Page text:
Archaeologists discover ‘exceptional’ ancient Roman sanctuary in near intact condition in Netherlands

23 June 2022

23 June 2022

Archaeologists have unearthed a relatively intact 1st-century Roman sanctuary in the town of Herwen-Hemeling in the province of Gelderland in...

Flying reptile discovered in Scotland dubbed ‘Jurassic fighter jet’

24 February 2022

24 February 2022

The jawbone of a 170 million-year-old pterosaur, described as the world’s best-preserved skeleton of the prehistoric winged reptile, was discovered...

9 Synagogues in Izmir to Reopen as Museum

26 March 2022

26 March 2022

As part of a Jewish heritage project in Izmir, Turkey, nine historic synagogues will be reopened as museums. Built by...

Ancient objects found in Jerusalem could be hand grenades used 1000 years ago, New study says

27 April 2022

27 April 2022

New analysis into the residue inside ancient ceramic pots from 11th–12th century Jerusalem has found that they were potentially used...

An olive workshop dating back to the 6th century was found in the ancient city of Dara

16 February 2022

16 February 2022

An olive workshop dating back to the 6th century was unearthed in the ancient city of Dara, one of the...

World’s Oldest Settlement Plan Found in “Çatalhöyük”

15 February 2021

15 February 2021

With the beginning of the Holocene period, many lakes have dried up and have become suitable for settlement. It is...

Two more Giants discovered at Mont’e Prama in Sardinia, Italy

7 May 2022

7 May 2022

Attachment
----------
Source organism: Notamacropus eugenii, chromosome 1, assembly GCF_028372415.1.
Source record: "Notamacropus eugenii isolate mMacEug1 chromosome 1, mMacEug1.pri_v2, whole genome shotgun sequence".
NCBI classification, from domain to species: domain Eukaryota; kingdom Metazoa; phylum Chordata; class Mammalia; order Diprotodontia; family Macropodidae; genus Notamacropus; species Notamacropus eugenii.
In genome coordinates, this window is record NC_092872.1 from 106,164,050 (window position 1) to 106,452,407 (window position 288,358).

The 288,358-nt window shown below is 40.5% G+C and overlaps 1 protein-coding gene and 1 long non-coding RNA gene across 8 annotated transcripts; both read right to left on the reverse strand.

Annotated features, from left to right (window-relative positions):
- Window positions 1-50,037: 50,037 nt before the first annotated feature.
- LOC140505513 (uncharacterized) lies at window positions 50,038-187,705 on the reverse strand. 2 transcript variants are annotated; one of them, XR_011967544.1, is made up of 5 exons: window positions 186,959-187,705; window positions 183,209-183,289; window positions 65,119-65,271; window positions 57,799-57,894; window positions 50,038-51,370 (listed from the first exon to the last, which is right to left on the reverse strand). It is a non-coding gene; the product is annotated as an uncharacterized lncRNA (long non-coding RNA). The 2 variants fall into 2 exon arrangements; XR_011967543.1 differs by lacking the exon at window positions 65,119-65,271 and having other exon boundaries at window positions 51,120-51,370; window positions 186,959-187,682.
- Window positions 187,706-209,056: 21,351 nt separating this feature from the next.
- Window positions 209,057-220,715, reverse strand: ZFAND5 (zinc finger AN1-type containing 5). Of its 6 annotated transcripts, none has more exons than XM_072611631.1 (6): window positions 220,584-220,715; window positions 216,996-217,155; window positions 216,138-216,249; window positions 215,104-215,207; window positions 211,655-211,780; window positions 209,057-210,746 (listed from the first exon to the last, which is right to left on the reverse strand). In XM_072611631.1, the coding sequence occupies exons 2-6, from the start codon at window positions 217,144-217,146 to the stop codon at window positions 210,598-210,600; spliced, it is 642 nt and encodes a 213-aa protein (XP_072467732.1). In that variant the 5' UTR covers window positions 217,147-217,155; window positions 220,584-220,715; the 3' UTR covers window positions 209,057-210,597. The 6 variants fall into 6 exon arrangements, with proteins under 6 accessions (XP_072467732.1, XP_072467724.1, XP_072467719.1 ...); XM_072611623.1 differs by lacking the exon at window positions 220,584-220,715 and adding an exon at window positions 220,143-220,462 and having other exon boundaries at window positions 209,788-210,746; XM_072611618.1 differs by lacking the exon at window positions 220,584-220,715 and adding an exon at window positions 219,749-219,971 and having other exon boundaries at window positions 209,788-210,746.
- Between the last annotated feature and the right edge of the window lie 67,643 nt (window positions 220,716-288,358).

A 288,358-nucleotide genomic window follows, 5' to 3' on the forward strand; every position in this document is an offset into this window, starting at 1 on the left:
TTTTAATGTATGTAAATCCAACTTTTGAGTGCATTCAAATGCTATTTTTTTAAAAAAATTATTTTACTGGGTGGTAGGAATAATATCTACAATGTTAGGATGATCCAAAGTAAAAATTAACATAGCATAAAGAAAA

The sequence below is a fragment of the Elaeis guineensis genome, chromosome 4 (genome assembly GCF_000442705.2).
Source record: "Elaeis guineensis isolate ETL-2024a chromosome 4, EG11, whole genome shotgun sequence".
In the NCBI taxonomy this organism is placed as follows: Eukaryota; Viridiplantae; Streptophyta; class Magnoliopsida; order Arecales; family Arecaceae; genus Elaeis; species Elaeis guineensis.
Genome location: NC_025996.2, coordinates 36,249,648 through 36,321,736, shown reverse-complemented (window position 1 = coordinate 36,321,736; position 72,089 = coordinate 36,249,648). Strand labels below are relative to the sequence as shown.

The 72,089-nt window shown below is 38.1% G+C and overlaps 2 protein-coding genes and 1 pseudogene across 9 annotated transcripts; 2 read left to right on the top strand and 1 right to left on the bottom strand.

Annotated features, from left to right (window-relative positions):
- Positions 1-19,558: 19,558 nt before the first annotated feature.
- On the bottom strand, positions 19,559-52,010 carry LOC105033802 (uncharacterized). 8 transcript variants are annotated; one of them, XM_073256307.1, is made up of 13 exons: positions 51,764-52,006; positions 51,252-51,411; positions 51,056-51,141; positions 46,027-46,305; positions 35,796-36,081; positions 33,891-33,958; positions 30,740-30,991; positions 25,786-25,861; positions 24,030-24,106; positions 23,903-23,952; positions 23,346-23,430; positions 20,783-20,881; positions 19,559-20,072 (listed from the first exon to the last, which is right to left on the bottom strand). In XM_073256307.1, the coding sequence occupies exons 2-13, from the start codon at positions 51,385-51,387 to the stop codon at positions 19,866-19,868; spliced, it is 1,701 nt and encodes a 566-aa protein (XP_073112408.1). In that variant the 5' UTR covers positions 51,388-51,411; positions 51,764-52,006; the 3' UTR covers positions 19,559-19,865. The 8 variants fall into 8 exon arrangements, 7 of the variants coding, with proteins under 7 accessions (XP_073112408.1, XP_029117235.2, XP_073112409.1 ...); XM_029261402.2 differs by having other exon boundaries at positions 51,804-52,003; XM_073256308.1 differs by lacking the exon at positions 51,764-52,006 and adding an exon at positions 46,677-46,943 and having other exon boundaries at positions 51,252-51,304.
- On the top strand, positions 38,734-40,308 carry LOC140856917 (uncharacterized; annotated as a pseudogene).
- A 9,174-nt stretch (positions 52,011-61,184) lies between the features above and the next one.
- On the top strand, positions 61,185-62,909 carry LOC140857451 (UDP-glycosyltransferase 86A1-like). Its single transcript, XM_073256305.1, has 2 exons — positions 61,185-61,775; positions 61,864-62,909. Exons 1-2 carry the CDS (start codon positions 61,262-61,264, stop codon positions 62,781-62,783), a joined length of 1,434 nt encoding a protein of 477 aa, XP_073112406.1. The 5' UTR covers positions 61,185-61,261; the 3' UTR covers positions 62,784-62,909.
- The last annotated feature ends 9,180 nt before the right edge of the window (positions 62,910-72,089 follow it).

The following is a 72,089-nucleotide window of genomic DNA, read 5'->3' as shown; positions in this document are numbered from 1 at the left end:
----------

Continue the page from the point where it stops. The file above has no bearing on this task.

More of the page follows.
Two more Giants have emerged from the Mont’e Prama excavations in Sardinia: both of the new statues have been described...

The biblical narrative of Sodom may have been inspired by a cosmic meteorite that devastated an ancient city

21 September 2021

21 September 2021

The Bible account of Sodom’s destruction lies at the heart of classic “fire and brimstone” judgment day prophesies. But what...

Structures in Turkey’s Panaztepe pointing out a 5,000-year-old settlement found

8 November 2021

8 November 2021

In the 5000-year-old Panaztepe settlement located in the Menemen district of Izmir, structures thought to belong to the oldest period...

One More Missing Links of Evolution Found

29 April 2021

29 April 2021

There is a phenomenon of missing links in the theory of evolution. Theorists of evolution continue to find these missing...

Archaeologists Unearth Cisterns at Izmir’s Ancient “City of Mother Goddess”

2 June 2021

2 June 2021

In the ancient city of Metropolis, in western Turkey, in the province of Izmir, something that played an important role...

Metal Scraps were Used İnstead of Money in Bronze Age Europe

8 May 2021

8 May 2021

Bronze scrap uncovered in hoards in Europe was used as currency, according to researchers from the Universities of Göttingen and...

The 8,000-year-old Aslantepe in Turkey has been added to the UNESCO World Heritage List

26 July 2021

26 July 2021

The Turkish Foreign Ministry said Monday that a rich, 30-meter-high archaeological mound going back 8,000 years in southern Turkey has...

Comments
Leave a Reply

Your email address will not be published.